As we flew outside of the park, we saw African settlement areas where the land had been overused for mass cultivation and cattle grazing. There were wall to wall fields and masses of people on the ground. Little of the land could still be identified as wild. Farther on, we hit white farm areas, where the land had been irrigated well. Although it looked like a giant oasis, I wondered what the cost was in terms of fossil fuel and ground water. Even farther out, we saw a great hole in the ground. This was Phalaborwa Mine, one of the biggest open pit mines in the world and extreme example of eliminating nature from the planet.
We had just gotten a taste of the complex land issues in this country of more than 44 million people, where the distribution of land and wealth is still skewed in favor of a minority. But this is also a nation that recognizes this dilemma. And for one of the first times in human history, we're seeing a nation looking systematically and objectively at land distribution and attempting to even the playing field.
June 16, 2004: Mala Mala Land
We spent the morning with Roelof. He was giving us the grand tour of the facilities. First stop was headquarters where we went to make a courtesy call on Dr. Mkhize, the director of Kruger National Park. Then we spent time with a few of the Kruger National Park science guys: Dr. Freek Venter, specialist HOD Conservation Services; and Danie Pienaar, the head of Scientific Services. The Kruger management team is known the world over among park people as the top. These are the guys who go to the best schools, have long years of experience, and who manage a national park using science. They do complete counts of the elephants and buffalo every year, and can tell you exact trends.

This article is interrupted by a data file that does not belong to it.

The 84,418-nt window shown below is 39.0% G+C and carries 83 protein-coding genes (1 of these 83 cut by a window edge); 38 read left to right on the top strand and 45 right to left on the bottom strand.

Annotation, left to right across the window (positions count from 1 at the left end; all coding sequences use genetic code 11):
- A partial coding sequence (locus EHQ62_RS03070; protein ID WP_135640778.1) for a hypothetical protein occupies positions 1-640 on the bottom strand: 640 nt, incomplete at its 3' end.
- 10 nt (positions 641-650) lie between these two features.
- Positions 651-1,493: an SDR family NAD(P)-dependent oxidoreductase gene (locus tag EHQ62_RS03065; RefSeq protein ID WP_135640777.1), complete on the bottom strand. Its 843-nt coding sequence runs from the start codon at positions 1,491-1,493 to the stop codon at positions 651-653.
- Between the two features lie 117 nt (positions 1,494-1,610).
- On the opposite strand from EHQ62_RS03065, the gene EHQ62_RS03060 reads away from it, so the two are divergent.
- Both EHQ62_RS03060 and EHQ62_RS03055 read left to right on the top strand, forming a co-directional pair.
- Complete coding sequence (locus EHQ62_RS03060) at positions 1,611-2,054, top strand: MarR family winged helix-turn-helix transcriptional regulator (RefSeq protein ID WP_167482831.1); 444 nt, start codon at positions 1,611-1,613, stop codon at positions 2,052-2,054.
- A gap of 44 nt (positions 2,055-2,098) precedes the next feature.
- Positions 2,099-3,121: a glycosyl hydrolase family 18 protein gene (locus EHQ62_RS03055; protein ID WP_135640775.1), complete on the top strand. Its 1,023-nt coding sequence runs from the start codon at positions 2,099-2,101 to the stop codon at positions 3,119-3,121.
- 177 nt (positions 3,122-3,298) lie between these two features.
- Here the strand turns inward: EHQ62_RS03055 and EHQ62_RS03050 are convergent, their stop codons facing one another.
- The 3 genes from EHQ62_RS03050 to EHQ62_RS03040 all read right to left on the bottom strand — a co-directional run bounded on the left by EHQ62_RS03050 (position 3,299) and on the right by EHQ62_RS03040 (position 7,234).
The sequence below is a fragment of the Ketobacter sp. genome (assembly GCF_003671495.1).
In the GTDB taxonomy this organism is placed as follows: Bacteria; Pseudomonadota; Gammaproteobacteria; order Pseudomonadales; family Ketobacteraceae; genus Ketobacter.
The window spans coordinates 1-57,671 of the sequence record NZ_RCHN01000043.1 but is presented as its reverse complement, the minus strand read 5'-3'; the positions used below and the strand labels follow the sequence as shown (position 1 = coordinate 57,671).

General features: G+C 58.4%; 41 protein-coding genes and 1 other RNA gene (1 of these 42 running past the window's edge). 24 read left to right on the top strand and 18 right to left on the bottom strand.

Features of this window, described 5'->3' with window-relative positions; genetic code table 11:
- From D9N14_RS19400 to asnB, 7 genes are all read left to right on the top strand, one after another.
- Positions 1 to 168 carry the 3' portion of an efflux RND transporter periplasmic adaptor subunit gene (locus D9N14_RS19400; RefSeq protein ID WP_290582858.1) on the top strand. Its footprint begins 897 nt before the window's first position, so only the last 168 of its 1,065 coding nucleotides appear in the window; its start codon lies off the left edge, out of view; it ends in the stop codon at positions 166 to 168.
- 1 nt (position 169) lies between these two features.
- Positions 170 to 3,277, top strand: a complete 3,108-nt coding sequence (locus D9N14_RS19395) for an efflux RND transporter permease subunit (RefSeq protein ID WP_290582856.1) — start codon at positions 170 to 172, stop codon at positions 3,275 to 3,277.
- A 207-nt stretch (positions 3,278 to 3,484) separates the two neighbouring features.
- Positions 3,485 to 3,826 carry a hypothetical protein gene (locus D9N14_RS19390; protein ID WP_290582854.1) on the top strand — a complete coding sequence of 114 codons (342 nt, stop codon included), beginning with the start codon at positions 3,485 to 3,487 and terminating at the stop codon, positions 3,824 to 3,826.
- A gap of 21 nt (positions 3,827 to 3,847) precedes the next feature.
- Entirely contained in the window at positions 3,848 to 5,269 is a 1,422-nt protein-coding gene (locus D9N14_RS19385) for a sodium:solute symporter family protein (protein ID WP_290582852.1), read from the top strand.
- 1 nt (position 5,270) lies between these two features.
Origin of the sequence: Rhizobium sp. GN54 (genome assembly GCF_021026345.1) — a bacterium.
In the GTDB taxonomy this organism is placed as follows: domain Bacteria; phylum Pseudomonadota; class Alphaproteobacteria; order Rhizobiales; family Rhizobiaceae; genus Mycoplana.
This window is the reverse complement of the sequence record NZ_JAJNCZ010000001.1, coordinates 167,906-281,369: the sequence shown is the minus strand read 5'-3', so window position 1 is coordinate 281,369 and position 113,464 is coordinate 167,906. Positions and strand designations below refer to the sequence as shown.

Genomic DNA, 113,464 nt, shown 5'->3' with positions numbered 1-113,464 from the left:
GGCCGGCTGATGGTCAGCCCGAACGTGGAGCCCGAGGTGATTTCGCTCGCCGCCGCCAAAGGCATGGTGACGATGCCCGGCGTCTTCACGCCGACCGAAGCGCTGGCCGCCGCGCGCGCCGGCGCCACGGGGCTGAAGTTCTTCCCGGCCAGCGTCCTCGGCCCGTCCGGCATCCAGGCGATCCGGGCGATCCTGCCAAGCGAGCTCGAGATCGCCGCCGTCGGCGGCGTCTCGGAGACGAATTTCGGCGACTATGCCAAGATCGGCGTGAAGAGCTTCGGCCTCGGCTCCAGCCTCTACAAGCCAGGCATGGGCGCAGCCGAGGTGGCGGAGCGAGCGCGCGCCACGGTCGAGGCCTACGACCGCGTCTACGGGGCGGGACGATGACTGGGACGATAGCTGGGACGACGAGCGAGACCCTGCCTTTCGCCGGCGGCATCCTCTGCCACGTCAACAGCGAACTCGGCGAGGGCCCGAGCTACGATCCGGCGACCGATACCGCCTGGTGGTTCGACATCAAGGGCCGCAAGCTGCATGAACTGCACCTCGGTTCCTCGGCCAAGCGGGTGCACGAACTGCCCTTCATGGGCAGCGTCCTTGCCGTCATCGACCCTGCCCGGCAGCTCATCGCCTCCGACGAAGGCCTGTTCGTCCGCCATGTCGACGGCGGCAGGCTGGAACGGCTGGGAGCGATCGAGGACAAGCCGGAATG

We got down to the airport and we met with an old friend Ian Whyte. Ian is an elephant specialist for South African National Parks and in charge of the elephants in Kruger. I only see him every several years, and of course whenever I do I ask him about elephants. He said that on this year's count they were probably going to be more than 12,000. This is several thousand more elephants than they would like to have in Kruger. Back in the old days, before elephants started to get wiped out in most of Africa because of the ivory boom, the guys in Kruger would cull elephants. That is they would shoot the excess, process the meat, and send it, along with the tusks, to market. This was a good source of revenue for the park and a good incentive for the government to keep elephant management well financed. Then came the ban in 1989 and everything changed. Long before that the Kruger guys found themselves embroiled in a hot debate about culling. Now with the ban they couldn't really even find a market for the ivory. It is now 2004 and they still really haven't found a solution. They give away live elephants at great cost and there are schemes to open borders and let them range into Mozambique. Ian is a quiet guy and keeps his cards close to his chest, so you don't really know what he's thinking.
Our mission for the day was to get to the Mala Mala Game Reserve. Most people who have ever heard of the high-end private game reserves have heard of Mala Mala. It's like when you buy a car. Mala Mala isn't a Mercedes or BMW; it's the Ferrari.